Drafting Zone

In my early days of learning to spin wool, I used a drop spindle and a method called Park & Draft. This was a lovely way to slow down the process of spinning into simple steps whereby you Park the spindle under your arm while you draft the fibers before letting the twist you had gathered from twirling the spindle, into those drafted fibers. I had to maintain a pinch around the tube of fibers so as not to let the twist into the drafting zone, ie. the triangular area where the fibers are pulled or tugged until they are the thickness or thinness you desire.

Now that I’ve been spinning for several years, and am proficient with spindles of all kinds as well as wheels, I hardly even think about the steps my hands just know to do. The drafting zone is of utmost importance. Without drafting the wool (gently pulling the fibers either forward or backward) , it is very difficult, if not impossible, to achieve a consistent spin, or to be able to spin easily without the entire bulk of the braid or batt of wool chugging into the wheel or spindle, thus making a tangled mess.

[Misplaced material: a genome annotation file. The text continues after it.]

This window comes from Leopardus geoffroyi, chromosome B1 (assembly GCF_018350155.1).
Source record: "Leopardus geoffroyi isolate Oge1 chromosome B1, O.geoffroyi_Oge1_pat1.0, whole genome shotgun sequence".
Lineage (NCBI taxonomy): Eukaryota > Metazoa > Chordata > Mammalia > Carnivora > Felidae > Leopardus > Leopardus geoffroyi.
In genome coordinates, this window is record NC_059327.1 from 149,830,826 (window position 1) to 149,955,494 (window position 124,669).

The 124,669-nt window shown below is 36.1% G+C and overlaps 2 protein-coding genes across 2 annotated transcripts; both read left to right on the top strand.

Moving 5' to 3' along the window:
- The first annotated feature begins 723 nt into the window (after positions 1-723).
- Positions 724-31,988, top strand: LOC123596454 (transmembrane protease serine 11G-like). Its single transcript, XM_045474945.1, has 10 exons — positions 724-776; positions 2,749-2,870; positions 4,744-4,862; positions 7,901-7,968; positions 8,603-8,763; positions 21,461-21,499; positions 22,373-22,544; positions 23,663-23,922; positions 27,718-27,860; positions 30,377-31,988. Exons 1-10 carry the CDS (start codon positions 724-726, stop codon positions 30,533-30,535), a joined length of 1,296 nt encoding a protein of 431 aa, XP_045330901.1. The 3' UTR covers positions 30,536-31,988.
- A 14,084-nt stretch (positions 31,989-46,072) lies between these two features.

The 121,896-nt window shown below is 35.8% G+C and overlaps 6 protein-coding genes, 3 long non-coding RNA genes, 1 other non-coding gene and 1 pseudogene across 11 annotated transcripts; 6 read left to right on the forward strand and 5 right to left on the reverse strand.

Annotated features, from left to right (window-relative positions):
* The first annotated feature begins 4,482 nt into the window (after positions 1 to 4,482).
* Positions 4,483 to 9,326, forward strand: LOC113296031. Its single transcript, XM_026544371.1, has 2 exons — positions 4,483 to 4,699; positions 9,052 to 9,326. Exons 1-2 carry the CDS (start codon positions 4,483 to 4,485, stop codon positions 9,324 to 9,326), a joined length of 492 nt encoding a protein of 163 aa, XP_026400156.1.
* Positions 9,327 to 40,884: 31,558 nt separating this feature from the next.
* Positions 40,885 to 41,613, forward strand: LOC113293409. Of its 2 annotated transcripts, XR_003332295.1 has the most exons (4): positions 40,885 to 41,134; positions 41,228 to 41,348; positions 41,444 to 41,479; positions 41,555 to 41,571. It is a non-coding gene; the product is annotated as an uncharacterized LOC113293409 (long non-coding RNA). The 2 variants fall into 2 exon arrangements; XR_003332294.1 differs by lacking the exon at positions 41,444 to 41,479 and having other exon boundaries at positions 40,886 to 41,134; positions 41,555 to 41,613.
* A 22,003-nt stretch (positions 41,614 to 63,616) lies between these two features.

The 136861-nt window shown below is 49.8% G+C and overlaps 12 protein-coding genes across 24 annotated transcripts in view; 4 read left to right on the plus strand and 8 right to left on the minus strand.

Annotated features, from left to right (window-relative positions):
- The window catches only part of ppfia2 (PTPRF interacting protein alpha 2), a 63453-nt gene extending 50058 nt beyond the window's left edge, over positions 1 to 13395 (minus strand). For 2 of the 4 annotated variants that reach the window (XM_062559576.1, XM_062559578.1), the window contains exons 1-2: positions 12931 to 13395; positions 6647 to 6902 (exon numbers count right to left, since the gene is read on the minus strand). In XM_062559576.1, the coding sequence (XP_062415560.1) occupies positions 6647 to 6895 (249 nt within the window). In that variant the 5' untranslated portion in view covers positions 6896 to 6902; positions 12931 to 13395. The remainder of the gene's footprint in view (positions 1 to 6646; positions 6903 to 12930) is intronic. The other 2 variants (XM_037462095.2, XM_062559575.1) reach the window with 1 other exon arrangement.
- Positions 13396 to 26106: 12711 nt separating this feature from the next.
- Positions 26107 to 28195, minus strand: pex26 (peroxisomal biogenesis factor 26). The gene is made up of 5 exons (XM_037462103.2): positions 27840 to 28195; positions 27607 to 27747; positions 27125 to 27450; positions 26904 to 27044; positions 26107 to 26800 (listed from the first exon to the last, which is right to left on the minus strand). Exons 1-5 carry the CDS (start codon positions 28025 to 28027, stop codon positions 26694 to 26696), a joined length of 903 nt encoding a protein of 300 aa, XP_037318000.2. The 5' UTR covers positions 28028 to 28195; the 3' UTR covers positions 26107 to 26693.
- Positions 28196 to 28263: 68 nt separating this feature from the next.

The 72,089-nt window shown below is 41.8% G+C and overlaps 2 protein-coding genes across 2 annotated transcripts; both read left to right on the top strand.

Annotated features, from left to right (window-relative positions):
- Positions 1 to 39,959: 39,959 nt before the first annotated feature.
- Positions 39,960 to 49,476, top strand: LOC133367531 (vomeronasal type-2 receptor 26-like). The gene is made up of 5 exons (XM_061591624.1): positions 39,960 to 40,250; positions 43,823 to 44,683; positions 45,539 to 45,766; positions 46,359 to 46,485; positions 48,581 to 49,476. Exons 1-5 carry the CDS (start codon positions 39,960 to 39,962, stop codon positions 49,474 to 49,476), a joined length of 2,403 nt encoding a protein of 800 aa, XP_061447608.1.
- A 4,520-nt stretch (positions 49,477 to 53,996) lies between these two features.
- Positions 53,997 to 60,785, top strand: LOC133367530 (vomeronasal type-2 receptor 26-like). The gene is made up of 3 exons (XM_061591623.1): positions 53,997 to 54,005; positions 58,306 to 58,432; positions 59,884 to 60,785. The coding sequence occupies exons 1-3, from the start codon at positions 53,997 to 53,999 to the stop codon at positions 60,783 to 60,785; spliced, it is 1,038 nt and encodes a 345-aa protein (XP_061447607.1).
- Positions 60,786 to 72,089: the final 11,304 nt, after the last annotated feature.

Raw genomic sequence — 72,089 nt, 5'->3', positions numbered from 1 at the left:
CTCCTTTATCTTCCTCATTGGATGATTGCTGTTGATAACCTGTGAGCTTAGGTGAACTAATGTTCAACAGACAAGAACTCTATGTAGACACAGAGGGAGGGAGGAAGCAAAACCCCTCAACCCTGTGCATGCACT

Lately I’ve taken to spinning in order to soothe the ragged edges of weariness and sadness surrounding my mom needing to be moved to Memory Care. It is comforting to spin wool when life whirls out of control. Perhaps I sense a need to make something beautiful from chaos, twirl and smooth fibers into yarn that is both useful and full of possibility. I hold out hope that all of the work will yield something lovely in the future.

Recently, as I spin, I recognize that I myself am in a drafting zone. It’s a place where I am stretched out, pulled to the thinnest I can bear without breaking, and then whoosh…twist and torque gather up the fibers of my being and I’m left not knowing exactly what has happened. The drafting process seems to occur over and over as I visit my mom in Memory Care, consider the ways this move has improved her situation while also bringing new and unexpected challenges, deal with the anticipatory grief that accompanies watching a loved one in the throes of Alzheimer’s, and generally question whether there is really a best-case scenario available for any of us who have loved ones with this disease. Pulled like taffy, stretched-thin like ribbon candy, twirled like cotton candy…the drafting zone I am in has little to no sweetness to it, but does bring a deeper awareness of the process of living and how difficulty brings us to a place of deeper wisdom and compassion.